MEET THE INNOVATORS: SECOND COHORT
In December 2017, the Innovation Next judges panel selected five teams for the second cohort of innovators. Below are descriptions of the teams, including the “How might we…?” questions that guided their work:
Project Name: Miss Morning After
The Original Team: Lyndsey Benson (University of Washington, Department of Obstetrics and Gynecology), Kyle Witt (University of Washington, Human Centered Design and Engineering), and Lily Alexander (University of Washington, Department of Global Health)
The Current Team: Jenny Arnold (Washington State Pharmacy Association) and Brandy Seignemartin (Washington State Pharmacy Association)
How Might We better increase accessibility to emergency contraception for low-income teens in urban areas?
Description: Miss Morning After is a Seattle-based initiative seeking to transform pharmacies into spaces where teens feel comfortable accessing emergency contraception without fear of shame, judgment, or rejection. They have developed a youth-friendly pharmacy toolkit with shelf talkers, informational brochures, stickers, staff training materials, and staff breakroom posters. The goal of the toolkit is to equip pharmacies with the materials to make their store environments more navigable for young people so that they are able to access the morning-after pill with more ease and support. The team is also working to develop aisle blades and product stand-in cards to make the family planning aisles more informative and friendly for young people. After piloting the toolkit in Seattle, WA at a local drugstore chain, Bartell Drugs, the initiative is expanding to Kroger grocery chains in Washington, and a selection of Safeway-Albertson locations. They plan to measure changes in sales data as a means to demonstrate the value of this project to front end managers.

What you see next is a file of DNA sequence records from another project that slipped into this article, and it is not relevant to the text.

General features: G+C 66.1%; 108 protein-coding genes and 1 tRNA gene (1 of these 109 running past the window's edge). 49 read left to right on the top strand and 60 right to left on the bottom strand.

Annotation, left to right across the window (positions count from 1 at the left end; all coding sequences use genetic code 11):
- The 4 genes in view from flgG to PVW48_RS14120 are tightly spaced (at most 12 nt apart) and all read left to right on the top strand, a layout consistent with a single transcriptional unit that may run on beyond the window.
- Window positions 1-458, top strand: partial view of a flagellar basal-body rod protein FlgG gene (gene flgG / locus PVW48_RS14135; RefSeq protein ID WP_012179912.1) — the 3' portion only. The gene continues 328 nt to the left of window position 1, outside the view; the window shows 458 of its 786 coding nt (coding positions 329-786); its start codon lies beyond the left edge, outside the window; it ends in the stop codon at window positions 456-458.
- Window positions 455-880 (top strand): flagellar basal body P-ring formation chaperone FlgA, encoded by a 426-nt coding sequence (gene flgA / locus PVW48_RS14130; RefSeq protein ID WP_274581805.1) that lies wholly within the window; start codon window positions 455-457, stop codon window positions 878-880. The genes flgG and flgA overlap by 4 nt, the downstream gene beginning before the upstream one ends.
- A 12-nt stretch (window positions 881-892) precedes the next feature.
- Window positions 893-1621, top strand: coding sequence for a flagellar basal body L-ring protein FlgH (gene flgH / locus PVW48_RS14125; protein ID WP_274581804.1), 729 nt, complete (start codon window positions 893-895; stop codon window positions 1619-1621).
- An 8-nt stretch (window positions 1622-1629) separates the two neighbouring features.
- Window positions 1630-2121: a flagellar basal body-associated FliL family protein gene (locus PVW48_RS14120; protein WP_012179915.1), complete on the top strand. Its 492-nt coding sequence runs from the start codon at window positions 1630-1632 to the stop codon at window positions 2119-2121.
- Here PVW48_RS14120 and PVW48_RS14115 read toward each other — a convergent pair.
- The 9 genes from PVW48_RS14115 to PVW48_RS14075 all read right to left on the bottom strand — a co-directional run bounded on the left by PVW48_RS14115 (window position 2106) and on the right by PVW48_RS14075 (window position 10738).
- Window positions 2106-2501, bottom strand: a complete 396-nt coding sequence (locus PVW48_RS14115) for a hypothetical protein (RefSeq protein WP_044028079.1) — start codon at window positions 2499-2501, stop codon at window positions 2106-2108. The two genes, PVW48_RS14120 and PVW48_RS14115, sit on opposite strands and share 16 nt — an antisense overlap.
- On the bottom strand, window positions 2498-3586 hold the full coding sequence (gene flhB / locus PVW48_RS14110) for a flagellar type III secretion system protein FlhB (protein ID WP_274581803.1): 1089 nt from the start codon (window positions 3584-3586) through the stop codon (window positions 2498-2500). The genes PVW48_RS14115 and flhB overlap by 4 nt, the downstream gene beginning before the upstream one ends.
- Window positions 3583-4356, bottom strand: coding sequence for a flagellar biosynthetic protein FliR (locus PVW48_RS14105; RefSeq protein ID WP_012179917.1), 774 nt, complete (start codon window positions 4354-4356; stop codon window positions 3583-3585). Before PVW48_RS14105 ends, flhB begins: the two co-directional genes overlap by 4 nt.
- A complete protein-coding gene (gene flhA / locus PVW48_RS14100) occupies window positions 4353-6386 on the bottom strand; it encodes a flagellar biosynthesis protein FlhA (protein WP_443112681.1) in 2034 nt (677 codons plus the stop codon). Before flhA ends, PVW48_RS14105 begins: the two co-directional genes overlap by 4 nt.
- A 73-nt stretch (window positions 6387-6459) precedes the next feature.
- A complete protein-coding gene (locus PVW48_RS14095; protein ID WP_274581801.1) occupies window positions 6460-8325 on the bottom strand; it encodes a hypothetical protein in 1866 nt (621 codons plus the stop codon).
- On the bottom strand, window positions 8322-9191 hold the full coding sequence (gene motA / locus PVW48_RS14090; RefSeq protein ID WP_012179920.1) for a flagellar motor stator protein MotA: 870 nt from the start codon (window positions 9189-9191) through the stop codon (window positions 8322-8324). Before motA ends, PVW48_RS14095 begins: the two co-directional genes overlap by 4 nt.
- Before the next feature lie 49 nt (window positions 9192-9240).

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Project Name: Dine Youth Network
The Original Team: Rachel Nawrocki (Capacity Builders, Inc), Tina Gray (Capacity Builders, Inc.), and Eudora Redhouse (Capacity Builders, Inc.)
The Current Team: Tina Gray (Capacity Builders, Inc.) and Eudora Redhouse (Capacity Builders, Inc.)
How Might We bring medically-accurate, culturally-appropriate, cost-effective, and realistically sustainable adolescent sexual health information to the rural and underserved youth of the Navajo Nation?
Description: This team started out by imagining innovative ways to reach Navajo Youth that would meet their health needs as well as their cultural needs. Over time, with lots of hard work and iterations of their ideas, the team developed the Dine' Youth Network website in partnership with their graphic design partners at 4 Directions Media. Dine' is a Navajo word which means “the people." Their website is reflective of this designed with vivid colors, filled with information and connections for users, and culturally appropriate for their youthful audience. They captured the attention of their audience through social media outlets and advertising on the ground through outreach events, such as the Navajo Nation Fairs. They now have youth following their page and will continue to update the website with new interactive games, exciting videos about Navajo culture, and current medical information.
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Project Name: Young United Parents! (YUP!)
Team: Joann Schladale (Resources for Resolving Violence, Inc.), Jenna Gaarde (San Francisco Department of Public Health), and Aaron Plant (Sentient Research)
How Might We use technology to create a holistic health and wellness program to support and empower teen parents?